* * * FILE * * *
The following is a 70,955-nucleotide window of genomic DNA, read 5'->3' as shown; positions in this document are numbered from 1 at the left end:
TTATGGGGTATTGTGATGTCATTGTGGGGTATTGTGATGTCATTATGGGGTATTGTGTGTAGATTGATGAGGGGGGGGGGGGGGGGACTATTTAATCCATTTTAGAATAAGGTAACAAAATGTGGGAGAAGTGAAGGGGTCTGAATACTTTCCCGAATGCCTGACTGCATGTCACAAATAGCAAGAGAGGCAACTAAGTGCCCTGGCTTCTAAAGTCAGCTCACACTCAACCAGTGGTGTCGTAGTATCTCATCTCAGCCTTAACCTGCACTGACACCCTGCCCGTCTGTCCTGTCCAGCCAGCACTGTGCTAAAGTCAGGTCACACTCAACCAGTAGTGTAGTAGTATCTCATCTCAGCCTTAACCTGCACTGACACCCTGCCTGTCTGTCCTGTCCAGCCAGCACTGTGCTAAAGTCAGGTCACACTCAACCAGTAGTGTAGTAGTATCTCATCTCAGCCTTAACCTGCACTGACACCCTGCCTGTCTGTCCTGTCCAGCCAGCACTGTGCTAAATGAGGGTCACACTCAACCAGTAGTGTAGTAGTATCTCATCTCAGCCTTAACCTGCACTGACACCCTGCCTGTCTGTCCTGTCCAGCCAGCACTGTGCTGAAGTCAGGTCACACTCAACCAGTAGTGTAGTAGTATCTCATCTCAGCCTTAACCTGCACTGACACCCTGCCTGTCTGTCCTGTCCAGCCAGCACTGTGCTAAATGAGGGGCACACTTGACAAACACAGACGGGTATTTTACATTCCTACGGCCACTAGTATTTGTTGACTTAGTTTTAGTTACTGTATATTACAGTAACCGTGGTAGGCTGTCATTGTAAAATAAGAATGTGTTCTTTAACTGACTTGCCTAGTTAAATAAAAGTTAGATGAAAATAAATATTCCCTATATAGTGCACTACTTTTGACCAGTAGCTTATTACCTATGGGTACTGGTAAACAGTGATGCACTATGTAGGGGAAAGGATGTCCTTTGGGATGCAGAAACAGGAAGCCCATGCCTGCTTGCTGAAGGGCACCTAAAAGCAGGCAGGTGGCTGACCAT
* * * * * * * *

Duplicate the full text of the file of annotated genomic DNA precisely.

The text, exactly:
The following is a 70,955-nucleotide window of genomic DNA, read 5'->3' as shown; positions in this document are numbered from 1 at the left end:
TTATGGGGTATTGTGATGTCATTGTGGGGTATTGTGATGTCATTATGGGGTATTGTGTGTAGATTGATGAGGGGGGGGGGGGGGGGACTATTTAATCCATTTTAGAATAAGGTAACAAAATGTGGGAGAAGTGAAGGGGTCTGAATACTTTCCCGAATGCCTGACTGCATGTCACAAATAGCAAGAGAGGCAACTAAGTGCCCTGGCTTCTAAAGTCAGCTCACACTCAACCAGTGGTGTCGTAGTATCTCATCTCAGCCTTAACCTGCACTGACACCCTGCCCGTCTGTCCTGTCCAGCCAGCACTGTGCTAAAGTCAGGTCACACTCAACCAGTAGTGTAGTAGTATCTCATCTCAGCCTTAACCTGCACTGACACCCTGCCTGTCTGTCCTGTCCAGCCAGCACTGTGCTAAAGTCAGGTCACACTCAACCAGTAGTGTAGTAGTATCTCATCTCAGCCTTAACCTGCACTGACACCCTGCCTGTCTGTCCTGTCCAGCCAGCACTGTGCTAAATGAGGGTCACACTCAACCAGTAGTGTAGTAGTATCTCATCTCAGCCTTAACCTGCACTGACACCCTGCCTGTCTGTCCTGTCCAGCCAGCACTGTGCTGAAGTCAGGTCACACTCAACCAGTAGTGTAGTAGTATCTCATCTCAGCCTTAACCTGCACTGACACCCTGCCTGTCTGTCCTGTCCAGCCAGCACTGTGCTAAATGAGGGGCACACTTGACAAACACAGACGGGTATTTTACATTCCTACGGCCACTAGTATTTGTTGACTTAGTTTTAGTTACTGTATATTACAGTAACCGTGGTAGGCTGTCATTGTAAAATAAGAATGTGTTCTTTAACTGACTTGCCTAGTTAAATAAAAGTTAGATGAAAATAAATATTCCCTATATAGTGCACTACTTTTGACCAGTAGCTTATTACCTATGGGTACTGGTAAACAGTGATGCACTATGTAGGGGAAAGGATGTCCTTTGGGATGCAGAAACAGGAAGCCCATGCCTGCTTGCTGAAGGGCACCTAAAAGCAGGCAGGTGGCTGACCAT